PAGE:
Brother John flew in to join Team Pazzo on December 17 (2019). Great to have him aboard once again to help with preparations, sailing, and socializing with our many cruising friends. A couple days later, we bid farewell to our friends and made our way down Rio Valdivia to a quiet staging anchorage just east of Isla Mancera. The following morning, we got an early start toward Isla Juan Fernandez, also known as Robinson Crusoe – the first leg of our passage to the South Pacific.
Just shy of 3 uneventful days later, on December 22, we set our pick in the southern corner of Cumberland Bay. Isla Juan Fernandez, lying about 350 miles off the Chilean coast on the latitude of Santiago, is best known as the island where castaway Alexander Selkirk was ship-wrecked for 4 years back in the early 1700s. Selkirk’s story formed the basis of Daniel DeFoe’s classic tale of “Robinson Crusoe.” We spent a couple of days anchored in Cumberland Bay, hiking to the famous “Selkirk’s Lookout” and searching for the elusive Juan Fernandez hummingbird.
Along with Mirador Selkirk, another highlight was our hike to “La Centenella,” the ruins of the radio station at a local high point on the island. The hike was along fields of flowers and horses! We enjoyed a picnic along the way when we happened along a picnic table with a view of land and sea. We found a pinecone branch that would serve as our Christmas tree for this year.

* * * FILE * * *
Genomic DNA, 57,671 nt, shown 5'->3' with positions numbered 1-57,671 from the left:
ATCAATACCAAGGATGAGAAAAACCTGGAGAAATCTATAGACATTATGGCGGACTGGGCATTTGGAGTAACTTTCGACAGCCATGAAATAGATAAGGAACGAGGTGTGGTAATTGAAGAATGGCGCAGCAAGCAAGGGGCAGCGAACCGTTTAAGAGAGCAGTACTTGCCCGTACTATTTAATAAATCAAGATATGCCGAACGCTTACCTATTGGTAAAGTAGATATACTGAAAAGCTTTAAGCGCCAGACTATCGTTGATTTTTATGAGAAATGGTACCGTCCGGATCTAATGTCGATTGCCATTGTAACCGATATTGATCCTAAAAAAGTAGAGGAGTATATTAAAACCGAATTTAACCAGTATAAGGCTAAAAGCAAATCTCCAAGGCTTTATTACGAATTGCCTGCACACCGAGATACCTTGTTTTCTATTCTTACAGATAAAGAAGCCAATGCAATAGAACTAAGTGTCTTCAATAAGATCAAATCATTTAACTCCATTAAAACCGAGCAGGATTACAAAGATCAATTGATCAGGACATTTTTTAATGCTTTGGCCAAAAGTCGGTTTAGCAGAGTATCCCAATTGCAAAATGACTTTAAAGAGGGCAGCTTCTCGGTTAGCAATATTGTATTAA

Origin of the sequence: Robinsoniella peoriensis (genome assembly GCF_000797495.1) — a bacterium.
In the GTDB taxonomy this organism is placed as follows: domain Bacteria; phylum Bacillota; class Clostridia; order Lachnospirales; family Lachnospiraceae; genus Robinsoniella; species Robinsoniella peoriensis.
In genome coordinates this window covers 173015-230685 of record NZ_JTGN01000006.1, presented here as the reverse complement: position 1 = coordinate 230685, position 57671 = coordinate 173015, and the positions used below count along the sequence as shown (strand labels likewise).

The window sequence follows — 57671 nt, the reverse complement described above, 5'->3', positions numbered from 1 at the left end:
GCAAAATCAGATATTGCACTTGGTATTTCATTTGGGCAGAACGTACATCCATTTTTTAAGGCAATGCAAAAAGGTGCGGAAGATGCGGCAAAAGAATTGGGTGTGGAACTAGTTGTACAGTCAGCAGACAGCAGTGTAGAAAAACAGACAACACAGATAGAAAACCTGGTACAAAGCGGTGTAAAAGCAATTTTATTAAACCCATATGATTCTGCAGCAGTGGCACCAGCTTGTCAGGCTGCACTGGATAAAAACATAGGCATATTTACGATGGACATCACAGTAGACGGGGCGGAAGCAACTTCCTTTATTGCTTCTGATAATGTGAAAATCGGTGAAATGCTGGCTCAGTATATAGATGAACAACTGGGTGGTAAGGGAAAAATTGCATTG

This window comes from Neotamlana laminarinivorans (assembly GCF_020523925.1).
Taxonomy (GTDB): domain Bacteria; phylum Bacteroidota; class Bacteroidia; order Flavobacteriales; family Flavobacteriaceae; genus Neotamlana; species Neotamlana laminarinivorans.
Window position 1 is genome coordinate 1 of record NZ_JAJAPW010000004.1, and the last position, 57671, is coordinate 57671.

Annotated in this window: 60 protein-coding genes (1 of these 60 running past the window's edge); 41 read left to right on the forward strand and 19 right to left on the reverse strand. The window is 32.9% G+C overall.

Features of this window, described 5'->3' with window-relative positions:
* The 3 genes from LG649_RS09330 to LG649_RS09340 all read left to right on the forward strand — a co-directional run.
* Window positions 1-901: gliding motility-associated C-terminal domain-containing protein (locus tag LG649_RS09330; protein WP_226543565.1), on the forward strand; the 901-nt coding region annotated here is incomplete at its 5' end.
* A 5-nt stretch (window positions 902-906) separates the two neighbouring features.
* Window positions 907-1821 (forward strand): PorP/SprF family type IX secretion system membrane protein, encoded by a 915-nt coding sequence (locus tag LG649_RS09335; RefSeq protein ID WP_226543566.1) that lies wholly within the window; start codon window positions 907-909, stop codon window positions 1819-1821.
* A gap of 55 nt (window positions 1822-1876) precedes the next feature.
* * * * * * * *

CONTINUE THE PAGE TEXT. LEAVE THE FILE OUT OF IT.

The population of the island is only 650 with very little tourism in evidence. There is a robust Armada presence, requiring, of course, the daily check-ins except when we are anchored under their noses. We didn’t see any fishing traffic nor are the hills conducive to farming so it is not clear what the locals do here. The island is served by an airport with two weekly flights to Santiago or Valparaiso. The airport is located on the opposite side of the Island so passengers rely on a small shuttle-boat to carry them the 7 miles to Cumberland Bay and the only landing on the island.
The evening of December 23 found us gathered with the South Africans from Ithica and the Dutch lads from Lucipara II at Eva’s Restaurant Refugio sampling delicious local crab, fish, and lobster dishes. We decided to celebrate Christmas early to accommodate our departure on Christmas Eve. We had a lovely evening and once again bid farewell to our friends on other boats.
At 14:30 the following day, after a final (but marginal) internet fix at the local library, we made sail to take advantage of favorable winds to get north. Cindy went on one last hike that morning and finally found the Juan Fernandez Hummingbird and got the pictures to prove it! Rounding Punta Hueso Ballena, (Point Whale Bone) on the eastern tip of Juan Fernandez, we immediately dug into a lovely 20 knot ESE wind that carried us NNW at a comfortable 8 knots. About 1800 miles to Rapa Nui (Easter Island.)